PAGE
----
Research Data Management for librarians

Research Data Management
for Support Staff
Jonathan Rans & Kerry Miller, Digital Curation Centre
About this course
 Short presentations with exercises and discussion
 Five main sections
Research data and RDM (30 mins)
RDM at Surrey (15 mins)
Skills exercise
Data Management Planning (30 mins)
Data sharing (30 mins)
Breakout sessions –
 Practical DMP support or Metadata and Documentation
 Lunch @ 13:30
Introduce yourself and offer a reflection on the questions:
 What is your understanding of research?
 Do you know anything about data management?
 What do you want to find out today?
 How do you see yourself supporting RDM?
Research data and RDM
So, what is meant by ‘research data’?
Anything & everything
produced in the course of
Defining research data
 Research data are collected, observed or created, for the
purposes of analysis to produce and validate original
research results
 Both analogue and digital materials are 'data'
 Lab notebooks and software may be classed as 'data'
 Digital data can be:
 created in a digital form ('born digital')
 converted to a digital form (digitised)
Types of research data
 Instrument measurements
 Experimental observations
 Still images, video and audio
 Text documents, spreadsheets, databases
 Quantitative data (e.g. household survey data)
 Survey results & interview transcripts
 Simulation data, models & software
 Slides, artefacts, specimens, samples
 Sketches, diaries, lab notebooks …
What is data management?
“the active management and appraisal of data over the
lifecycle of scholarly and scientific interest”
Digital Curation Centre
What is involved in research data
management (RDM)?
 Data Management Planning
 Creating data
 Documenting data
 Accessing / using data
 Storage and backup
 Sharing data
 Preserving data
What do research funders expect?
RDM principles and advice
to share with researchers
n.b. Data Management Planning and Data Sharing are
covered in separate sections
See in particular:
UK Data Archive, Managing and sharing data: best practice for researchers
Data creation
 Decide what data will be created and how - this should be
communicated to the whole research team
 Develop procedures for consistency and data quality
 Choose appropriate software and formats - some are better
for long-term preservation and reuse
 Ensure consent forms, licences and partnership
agreements don’t limit options to share data if desired
 Collect together all the information users would need to
understand and reuse the data
 Create metadata at the time - it’s hard to do later
 Use standards where possible
 Name, structure and version files clearly
Access and use
 Restrict access to those who need to read/edit data
 Consider the data security implications of where you store
data and from which devices you access files
 Choose appropriate methods to transfer / share data
 filestores & encrypted media rather than email & Dropbox
Storage and backup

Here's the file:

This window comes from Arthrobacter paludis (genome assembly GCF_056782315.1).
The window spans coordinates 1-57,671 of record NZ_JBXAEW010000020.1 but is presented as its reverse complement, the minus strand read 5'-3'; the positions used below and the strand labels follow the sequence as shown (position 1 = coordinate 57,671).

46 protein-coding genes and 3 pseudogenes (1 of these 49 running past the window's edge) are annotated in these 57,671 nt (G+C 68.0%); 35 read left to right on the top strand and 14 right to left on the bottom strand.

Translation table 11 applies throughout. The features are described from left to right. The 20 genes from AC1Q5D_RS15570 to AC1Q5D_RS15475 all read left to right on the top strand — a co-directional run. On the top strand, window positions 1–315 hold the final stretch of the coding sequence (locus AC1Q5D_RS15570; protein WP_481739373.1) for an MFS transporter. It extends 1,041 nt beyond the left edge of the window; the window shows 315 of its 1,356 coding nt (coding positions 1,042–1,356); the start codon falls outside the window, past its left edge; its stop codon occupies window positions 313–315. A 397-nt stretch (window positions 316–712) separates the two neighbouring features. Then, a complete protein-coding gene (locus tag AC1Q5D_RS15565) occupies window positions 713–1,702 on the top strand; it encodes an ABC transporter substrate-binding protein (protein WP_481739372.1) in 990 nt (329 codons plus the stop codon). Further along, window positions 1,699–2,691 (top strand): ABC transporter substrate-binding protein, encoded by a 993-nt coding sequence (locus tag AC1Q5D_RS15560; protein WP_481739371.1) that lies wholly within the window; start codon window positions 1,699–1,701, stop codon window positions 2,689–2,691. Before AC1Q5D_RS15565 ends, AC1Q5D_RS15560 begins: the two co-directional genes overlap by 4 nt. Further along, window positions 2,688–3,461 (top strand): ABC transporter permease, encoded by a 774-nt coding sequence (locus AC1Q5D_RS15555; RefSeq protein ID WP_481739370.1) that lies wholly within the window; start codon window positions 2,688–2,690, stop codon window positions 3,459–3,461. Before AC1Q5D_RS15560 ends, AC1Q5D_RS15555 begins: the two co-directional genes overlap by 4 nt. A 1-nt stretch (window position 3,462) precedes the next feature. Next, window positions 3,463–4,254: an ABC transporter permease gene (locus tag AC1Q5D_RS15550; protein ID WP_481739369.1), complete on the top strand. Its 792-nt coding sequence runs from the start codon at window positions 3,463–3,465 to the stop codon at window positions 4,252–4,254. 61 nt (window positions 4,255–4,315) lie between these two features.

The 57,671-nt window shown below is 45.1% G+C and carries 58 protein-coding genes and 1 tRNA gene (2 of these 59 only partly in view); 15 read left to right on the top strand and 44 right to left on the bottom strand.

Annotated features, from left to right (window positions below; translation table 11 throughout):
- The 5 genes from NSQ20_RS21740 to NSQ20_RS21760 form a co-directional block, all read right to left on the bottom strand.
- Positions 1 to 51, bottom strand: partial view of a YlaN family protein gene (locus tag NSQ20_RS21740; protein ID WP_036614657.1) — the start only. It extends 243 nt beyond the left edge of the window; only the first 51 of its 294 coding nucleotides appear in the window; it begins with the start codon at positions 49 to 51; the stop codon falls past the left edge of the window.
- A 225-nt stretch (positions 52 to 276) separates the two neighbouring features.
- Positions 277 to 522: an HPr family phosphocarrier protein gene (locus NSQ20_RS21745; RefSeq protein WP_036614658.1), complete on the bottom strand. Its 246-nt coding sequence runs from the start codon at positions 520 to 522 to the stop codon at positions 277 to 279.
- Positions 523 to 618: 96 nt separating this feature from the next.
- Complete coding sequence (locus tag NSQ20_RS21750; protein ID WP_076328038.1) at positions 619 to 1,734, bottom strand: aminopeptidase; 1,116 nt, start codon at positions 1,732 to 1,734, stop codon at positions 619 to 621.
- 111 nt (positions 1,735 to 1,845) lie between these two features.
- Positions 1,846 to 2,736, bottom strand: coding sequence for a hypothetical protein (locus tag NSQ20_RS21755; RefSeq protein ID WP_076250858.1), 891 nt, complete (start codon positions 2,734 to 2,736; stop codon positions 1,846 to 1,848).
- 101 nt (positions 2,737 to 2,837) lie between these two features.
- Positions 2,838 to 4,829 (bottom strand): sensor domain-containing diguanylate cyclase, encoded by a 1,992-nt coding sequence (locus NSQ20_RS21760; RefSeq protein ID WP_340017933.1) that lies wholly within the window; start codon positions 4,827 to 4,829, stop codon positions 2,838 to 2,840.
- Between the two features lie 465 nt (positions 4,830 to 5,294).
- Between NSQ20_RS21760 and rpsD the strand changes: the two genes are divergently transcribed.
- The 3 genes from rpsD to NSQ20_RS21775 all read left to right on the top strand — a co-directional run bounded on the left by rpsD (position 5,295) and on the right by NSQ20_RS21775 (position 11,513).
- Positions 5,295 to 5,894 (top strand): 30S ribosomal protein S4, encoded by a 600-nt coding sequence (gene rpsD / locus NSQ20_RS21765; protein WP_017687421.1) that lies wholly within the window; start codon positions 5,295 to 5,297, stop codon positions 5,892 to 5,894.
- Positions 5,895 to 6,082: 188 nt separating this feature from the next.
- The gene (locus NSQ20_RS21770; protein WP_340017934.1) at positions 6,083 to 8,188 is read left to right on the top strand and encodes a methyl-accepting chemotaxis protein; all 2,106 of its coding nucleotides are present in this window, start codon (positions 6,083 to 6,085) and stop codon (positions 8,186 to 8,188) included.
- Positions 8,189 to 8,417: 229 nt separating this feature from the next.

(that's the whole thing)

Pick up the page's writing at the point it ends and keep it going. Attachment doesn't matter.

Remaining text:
 Use managed services where possible e.g. Surrey shared
drives rather than local or external hard drives
 Ask the local IT team for advice
 3… 2… 1… backup!
 at least 3 copies of a file
 on at least 2 different media
 with at least 1 offsite
Data selection
 It’s not possible – or desirable - to keep everything.
 Select based on:
 What has to be kept e.g. data underlying publications
 What legally must be destroyed
 What can’t be recreated e.g. environmental recordings
 What is potentially useful to others
 The scientific or historical value
Guidance on selection and appraisal
Data preservation
 Be aware of requirements to preserve data
 Consult and work with experts in this field
 Use available subject repositories, data centres and
structured databases
How are support staff engaging in RDM?
Defining institutional strategy and policy
Implementing infrastructure
Advising researchers
Developing and delivering training
Supporting data management planning
Supporting data sharing
When does RDM engagement happen?
Responding to researcher requests
Institutional support projects
Fulfilling funder requirements
FOI requests
Exercise: skills to support RDM
 Based on the activities we discussed earlier, consider who may
have relevant skills or expertise to share.
 You have 15 minutes
Data Citation
Information Literacy
Data Storage
Digital Preservation
The Library
Enterprise Services
Other Research
Support Services
 This Training has been adapted from the RDM for
Librarians course created jointly by the DCC and the
University of Northampton. Full details at:
Ideas and content have been taken from various courses:
 Skills matrix, ADMIRe project, University of Nottingham
 DIY Training Kit for Librarians, University of Edinburgh
 Managing your research data, Research360, University of Bath
 RDMRose Lite, University of Sheffield
 RoaDMaP training materials, University of Leeds
 SupportDM modules, University of East London

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